24. Invertebrate Classification • What is an Invertebrate? • Invertebrates are animals that do not have backbones. • 97 % of the animal kingdom is made up of invertebrates. • Some can be found in ponds, oceans, and other water environments. • Insects and some other invertebrates have exoskeletons. adapted from http://gideon.k12.mo.us/teachers/jswilley/htdocs/Classification%20of%20Animals.ppt

  25. Many invertebrates have an exoskeleton. An Exoskeleton is a hard outer covering that protects an animal’s body and gives it support.There are six groups of invertebrates. They are: 1. Sponges, 2. Corals, Hydras, 3. Jellyfish, 4. Starfish and Sea Urchins, 5. Mollusks, 6. Arthropods adapted from http://gideon.k12.mo.us/teachers/jswilley/htdocs/Classification%20of%20Animals.ppt

  26. Sponges adapted from http://gideon.k12.mo.us/teachers/jswilley/htdocs/Classification%20of%20Animals.ppt

  27. Sponges Characteristics They look like plants but they are animals. Sponges stay fixed in one place. Their bodies are full of holes and their skeleton is made of spiky fibers. Water flows through the holes of their body which enables them to catch food. adapted from http://gideon.k12.mo.us/teachers/jswilley/htdocs/Classification%20of%20Animals.ppt

  28. Corals, Hydras, and Jellyfish adapted from http://gideon.k12.mo.us/teachers/jswilley/htdocs/Classification%20of%20Animals.ppt

  29. Characteristics Corals look like plants but they belong to the animal kingdom. They have soft tubelike bodies with a single opening surrounded by armlike parts called tentacles. They feed by catching tiny animals in their tentacles. Hydras have tentacles that catch their food. They move from place to place. Hydras are much smaller animals. Jellyfish catch shrimp,fish, and other animals in its tentacles also. adapted from http://gideon.k12.mo.us/teachers/jswilley/htdocs/Classification%20of%20Animals.ppt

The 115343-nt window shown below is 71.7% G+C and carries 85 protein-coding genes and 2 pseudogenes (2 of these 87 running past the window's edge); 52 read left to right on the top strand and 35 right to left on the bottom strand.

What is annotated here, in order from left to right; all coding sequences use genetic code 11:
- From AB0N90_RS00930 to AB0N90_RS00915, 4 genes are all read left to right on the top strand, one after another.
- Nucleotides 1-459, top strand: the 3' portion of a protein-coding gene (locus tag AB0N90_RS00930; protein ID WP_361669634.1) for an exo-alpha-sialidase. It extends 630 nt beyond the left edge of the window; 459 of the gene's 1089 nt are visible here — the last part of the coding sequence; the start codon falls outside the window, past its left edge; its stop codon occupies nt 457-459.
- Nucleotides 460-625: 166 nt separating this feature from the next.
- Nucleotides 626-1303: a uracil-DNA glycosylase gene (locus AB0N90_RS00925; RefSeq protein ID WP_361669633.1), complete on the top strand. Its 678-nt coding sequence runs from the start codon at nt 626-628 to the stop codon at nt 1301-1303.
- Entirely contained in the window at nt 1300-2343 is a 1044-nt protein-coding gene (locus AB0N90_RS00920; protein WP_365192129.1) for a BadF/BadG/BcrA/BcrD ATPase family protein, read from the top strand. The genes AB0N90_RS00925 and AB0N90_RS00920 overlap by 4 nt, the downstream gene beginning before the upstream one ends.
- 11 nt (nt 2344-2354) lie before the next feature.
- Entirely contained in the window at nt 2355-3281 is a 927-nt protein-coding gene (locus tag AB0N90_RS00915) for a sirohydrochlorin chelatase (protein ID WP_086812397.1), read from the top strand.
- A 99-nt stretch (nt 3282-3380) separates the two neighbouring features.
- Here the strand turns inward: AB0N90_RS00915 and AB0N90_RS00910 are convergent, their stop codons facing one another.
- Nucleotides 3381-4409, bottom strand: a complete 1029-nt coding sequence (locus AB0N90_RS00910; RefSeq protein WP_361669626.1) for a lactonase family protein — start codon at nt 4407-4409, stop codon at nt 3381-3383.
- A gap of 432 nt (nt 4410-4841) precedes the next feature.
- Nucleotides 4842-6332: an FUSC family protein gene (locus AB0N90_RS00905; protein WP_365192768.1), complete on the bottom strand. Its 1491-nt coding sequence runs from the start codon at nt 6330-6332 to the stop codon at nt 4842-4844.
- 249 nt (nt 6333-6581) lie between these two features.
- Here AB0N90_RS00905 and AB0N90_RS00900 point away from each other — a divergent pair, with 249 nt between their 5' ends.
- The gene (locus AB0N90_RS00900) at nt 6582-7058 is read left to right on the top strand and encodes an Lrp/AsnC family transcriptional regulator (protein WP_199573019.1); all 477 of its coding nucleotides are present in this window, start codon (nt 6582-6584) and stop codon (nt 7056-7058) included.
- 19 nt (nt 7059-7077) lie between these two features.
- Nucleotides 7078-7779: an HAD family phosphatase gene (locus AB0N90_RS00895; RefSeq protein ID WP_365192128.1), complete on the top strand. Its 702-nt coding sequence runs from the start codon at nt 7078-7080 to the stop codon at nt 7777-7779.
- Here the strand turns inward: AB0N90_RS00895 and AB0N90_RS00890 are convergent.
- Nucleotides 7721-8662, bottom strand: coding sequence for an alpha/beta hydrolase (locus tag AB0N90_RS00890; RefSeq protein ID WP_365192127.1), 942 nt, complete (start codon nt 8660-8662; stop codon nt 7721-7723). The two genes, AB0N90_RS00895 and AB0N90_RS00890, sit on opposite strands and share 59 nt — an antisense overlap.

30. Starfish and Sea Urchins adapted from http://gideon.k12.mo.us/teachers/jswilley/htdocs/Classification%20of%20Animals.ppt

  31. Characteristics It belongs to a group of invertebrates that have tiny tube feet and body parts arranged around a central area. A starfish has five arms and no head! The hard, spiny covering of the starfish gives the animal protection. A sea urchin belongs to this same group. Its body is covered with spines. adapted from http://gideon.k12.mo.us/teachers/jswilley/htdocs/Classification%20of%20Animals.ppt

  32. Mollusks adapted from http://gideon.k12.mo.us/teachers/jswilley/htdocs/Classification%20of%20Animals.ppt

  33. Mollusk Characteristics A mollusk has a hard shell, a rough tongue, and a muscular foot. A snail is a mollusk with a single hard shell. A clam has two shells joined together by a hinge. Squids and octopuses are also mollusk. Their hard shells are small, but they are inside their bodies. adapted from http://gideon.k12.mo.us/teachers/jswilley/htdocs/Classification%20of%20Animals.ppt

  34. Arthropods adapted from http://gideon.k12.mo.us/teachers/jswilley/htdocs/Classification%20of%20Animals.ppt